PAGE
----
Historical Materialism, Second North American Conference
January 14-16 2010, New York City
Opening Plenary Thursday January 14th, 7pm
City University of New York
365 5th Avenue
New York, NY
REGISTRATION NOW OPEN!
Please join us for the second North American Historical Materialism Conference, beginning the evening of January 14th, 2010. Founded in 1997, the quarterly Historical Materialism (HM) journal is among the foremost publications of critical Marxist theory in the world, known for both its breadth as well as its intellectual rigor. Following upon successful conferences in London and Toronto, the New York City conference – the first ever in the US – will provide a lively space for scholars and activists to critically engage theoretical, historical, and practical issues of crucial importance to the movement for a world beyond capitalism.
The ongoing economic crisis continues to disrupt political and business establishments across the planet and inflict suffering upon millions in the form of mass unemployment and food shortages. Despite the popular expectations raised by a new presidency, U.S. imperial ambitions appear locked in place. The existential threat of climate change looms. Economic, political, military and ecological crises intersect as they intensify, making the world a much more dangerous place— but also one in which the space for theory and practice aimed at challenging capitalism, and exploring systemic alternatives, has grown.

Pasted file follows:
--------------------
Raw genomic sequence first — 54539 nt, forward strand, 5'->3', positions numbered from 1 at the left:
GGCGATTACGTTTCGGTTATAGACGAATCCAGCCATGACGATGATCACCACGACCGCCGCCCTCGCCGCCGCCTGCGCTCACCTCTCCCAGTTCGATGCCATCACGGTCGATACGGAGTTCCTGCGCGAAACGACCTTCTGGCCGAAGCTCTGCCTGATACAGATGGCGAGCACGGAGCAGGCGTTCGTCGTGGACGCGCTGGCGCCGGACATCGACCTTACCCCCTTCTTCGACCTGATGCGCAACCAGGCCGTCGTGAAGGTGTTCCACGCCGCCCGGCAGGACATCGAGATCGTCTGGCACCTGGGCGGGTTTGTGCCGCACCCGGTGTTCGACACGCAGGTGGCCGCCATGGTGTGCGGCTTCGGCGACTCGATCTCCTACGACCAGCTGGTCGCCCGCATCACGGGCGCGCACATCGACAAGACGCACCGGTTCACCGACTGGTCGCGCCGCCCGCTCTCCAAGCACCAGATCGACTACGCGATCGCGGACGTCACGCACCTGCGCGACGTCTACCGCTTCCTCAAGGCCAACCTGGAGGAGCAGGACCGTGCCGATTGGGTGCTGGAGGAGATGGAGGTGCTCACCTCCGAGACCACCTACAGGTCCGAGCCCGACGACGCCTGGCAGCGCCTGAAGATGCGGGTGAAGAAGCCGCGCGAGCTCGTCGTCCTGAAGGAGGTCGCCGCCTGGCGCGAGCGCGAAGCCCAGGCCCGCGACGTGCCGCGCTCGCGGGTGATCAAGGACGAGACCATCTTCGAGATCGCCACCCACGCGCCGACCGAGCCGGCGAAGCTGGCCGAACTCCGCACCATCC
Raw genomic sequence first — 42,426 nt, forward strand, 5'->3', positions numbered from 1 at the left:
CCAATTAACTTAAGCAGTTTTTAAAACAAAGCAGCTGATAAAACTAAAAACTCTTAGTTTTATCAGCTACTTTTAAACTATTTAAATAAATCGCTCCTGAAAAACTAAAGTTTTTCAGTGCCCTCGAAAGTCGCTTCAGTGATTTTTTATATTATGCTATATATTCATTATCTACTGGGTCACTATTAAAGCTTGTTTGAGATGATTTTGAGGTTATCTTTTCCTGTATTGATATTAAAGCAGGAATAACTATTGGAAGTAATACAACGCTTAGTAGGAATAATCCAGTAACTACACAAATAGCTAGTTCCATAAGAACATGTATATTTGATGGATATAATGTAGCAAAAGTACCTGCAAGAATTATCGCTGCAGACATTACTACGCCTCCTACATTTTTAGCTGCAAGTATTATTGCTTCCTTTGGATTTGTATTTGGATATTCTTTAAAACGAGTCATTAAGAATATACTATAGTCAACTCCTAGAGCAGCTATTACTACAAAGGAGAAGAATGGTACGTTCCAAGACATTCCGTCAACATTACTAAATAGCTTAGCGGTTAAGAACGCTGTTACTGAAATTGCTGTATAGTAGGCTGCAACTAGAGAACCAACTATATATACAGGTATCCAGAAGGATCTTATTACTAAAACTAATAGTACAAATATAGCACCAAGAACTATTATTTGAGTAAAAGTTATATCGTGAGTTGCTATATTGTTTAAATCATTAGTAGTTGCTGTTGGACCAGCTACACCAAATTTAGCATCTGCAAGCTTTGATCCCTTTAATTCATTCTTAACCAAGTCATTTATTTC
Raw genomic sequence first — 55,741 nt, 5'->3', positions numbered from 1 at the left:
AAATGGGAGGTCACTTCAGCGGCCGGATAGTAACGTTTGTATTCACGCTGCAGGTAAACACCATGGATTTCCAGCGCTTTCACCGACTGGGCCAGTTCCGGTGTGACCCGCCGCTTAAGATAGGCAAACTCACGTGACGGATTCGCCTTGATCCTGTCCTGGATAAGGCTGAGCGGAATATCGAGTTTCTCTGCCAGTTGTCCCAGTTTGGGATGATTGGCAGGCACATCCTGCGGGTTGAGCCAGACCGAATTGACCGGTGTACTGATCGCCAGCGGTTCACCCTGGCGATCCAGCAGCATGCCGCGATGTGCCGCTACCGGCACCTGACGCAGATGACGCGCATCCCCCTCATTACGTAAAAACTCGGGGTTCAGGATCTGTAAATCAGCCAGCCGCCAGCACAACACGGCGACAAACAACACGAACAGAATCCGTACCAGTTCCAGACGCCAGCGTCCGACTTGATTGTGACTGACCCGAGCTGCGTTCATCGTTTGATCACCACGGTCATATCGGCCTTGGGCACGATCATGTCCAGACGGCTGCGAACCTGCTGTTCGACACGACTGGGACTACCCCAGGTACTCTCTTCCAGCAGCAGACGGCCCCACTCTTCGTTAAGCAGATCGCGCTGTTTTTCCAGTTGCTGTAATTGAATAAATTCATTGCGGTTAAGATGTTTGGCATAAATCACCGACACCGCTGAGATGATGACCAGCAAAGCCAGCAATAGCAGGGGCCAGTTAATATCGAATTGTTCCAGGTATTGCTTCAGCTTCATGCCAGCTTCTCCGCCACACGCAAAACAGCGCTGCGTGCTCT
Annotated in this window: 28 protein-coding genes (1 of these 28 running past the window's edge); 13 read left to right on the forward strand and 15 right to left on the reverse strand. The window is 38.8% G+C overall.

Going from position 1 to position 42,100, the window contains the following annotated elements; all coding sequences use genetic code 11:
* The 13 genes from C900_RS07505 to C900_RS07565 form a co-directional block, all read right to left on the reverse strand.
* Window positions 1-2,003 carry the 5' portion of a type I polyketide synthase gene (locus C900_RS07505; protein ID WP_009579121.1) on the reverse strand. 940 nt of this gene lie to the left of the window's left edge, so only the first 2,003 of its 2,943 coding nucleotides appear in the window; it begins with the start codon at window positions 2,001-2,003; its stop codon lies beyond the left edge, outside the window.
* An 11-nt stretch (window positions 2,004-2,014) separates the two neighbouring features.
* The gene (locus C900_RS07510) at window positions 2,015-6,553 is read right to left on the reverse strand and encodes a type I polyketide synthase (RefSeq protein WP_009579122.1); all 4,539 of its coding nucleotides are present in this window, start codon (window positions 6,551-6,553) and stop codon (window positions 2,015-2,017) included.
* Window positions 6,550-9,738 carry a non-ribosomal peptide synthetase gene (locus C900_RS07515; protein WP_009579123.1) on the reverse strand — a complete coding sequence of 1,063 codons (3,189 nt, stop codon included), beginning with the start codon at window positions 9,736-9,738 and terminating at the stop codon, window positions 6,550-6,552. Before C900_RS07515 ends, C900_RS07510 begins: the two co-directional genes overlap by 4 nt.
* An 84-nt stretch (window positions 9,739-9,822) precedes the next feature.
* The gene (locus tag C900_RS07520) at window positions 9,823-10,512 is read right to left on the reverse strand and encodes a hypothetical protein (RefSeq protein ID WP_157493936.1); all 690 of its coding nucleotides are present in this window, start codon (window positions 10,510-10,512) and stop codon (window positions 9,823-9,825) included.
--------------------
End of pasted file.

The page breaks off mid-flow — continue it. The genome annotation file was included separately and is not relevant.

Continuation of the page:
In organizing the first US Historical Materialism conference we hope to open a space for critical, rigorous and boundary-pushing theory, to explore and provoke our understanding of capital and anti-capitalist alternatives with a critical eye to the traditions of the past, while confronting the crises and struggles unfolding around us.
The Future of the Radical Left / Theories of the Developmentalist State / Witch-Hunting and Enclosures / Philosophy of Finance / Race and Labor / The Politics of Oil / Communism and Catastrophe / Women, Work and Violence / Theories of Exploitation / Restructuring in Turkey / Ecology and Crisis / The Problem of Organization / Commons and Subjectivity / Capitalism, Slavery and the Civil War / Communization / Sexuality and Marriage / Fetishism and the Value Form / Marx’s Theory of Money / Post-Operaïsmo / Crisis Theory…
Anna M. Agathangelou, Stanley Aronowitz, Gopal Balakrishnan, Banu Bargu, Deepankar Basu, Karl Beitel, Riccardo Bellofiore, Aaron Benanav, Jasper Bernes, Paul Blackledge, George Caffentzis, Dana Cloud, Patricia Clough, Gérard Duménil, Hester Eisenstein, Sara Farris, Silvia Federici, Robert Fine, Duncan Foley, Benedetto Fontana, Maya Gonzalez, Paul Heideman, Nancy Holmstrom, Matt Huber, Robert Hullot-Kentor, Andrew Kliman, Sabu Kohso, Michael Krätke, Tim Kreiner, Deepa Kumar, David Laibman, Neil Larsen, Paul Le Blanc, William Lewis, Geoff Mann, Paul Mattick, Michael McCarthy, Annie McClanahan, Geoffrey McDonald, Alan Milchman, Simon Mohun, Gary Mongiovi, Fred Moseley, Justin Myers, August Nimtz, Bertell Ollman, Melda Ozturk, Ozgur Ozturk, Mi Park, Nina Power, Nagesh Rao, Jason Read, John Riddell, William Clare Roberts, Heather Rogers, Sander, Anwar Shaikh, Hasana Sharp, Tony Smith, Jason E. Smith, Richard Smith, Hae-Yung Song, Marcel Stoetzler, Lee Sustar, Peter Thomas, Massimiliano Tomba, Aylin Topal, Alberto Toscano, Ben Trott, Ramaa Vasudevan, Antonio Y. Vázquez-Arroyo, Chris Vials, Marina Vishmidt, Joel Wainwright, Victor Wallis, Paul Warren, Evan Calder Williams, Ted Winslow, Christopher Wright
Conference supported by:
The Center for the Study of Work, Culture and Technology
SpaceTime Research Collective
for all enquiries email: email@example.com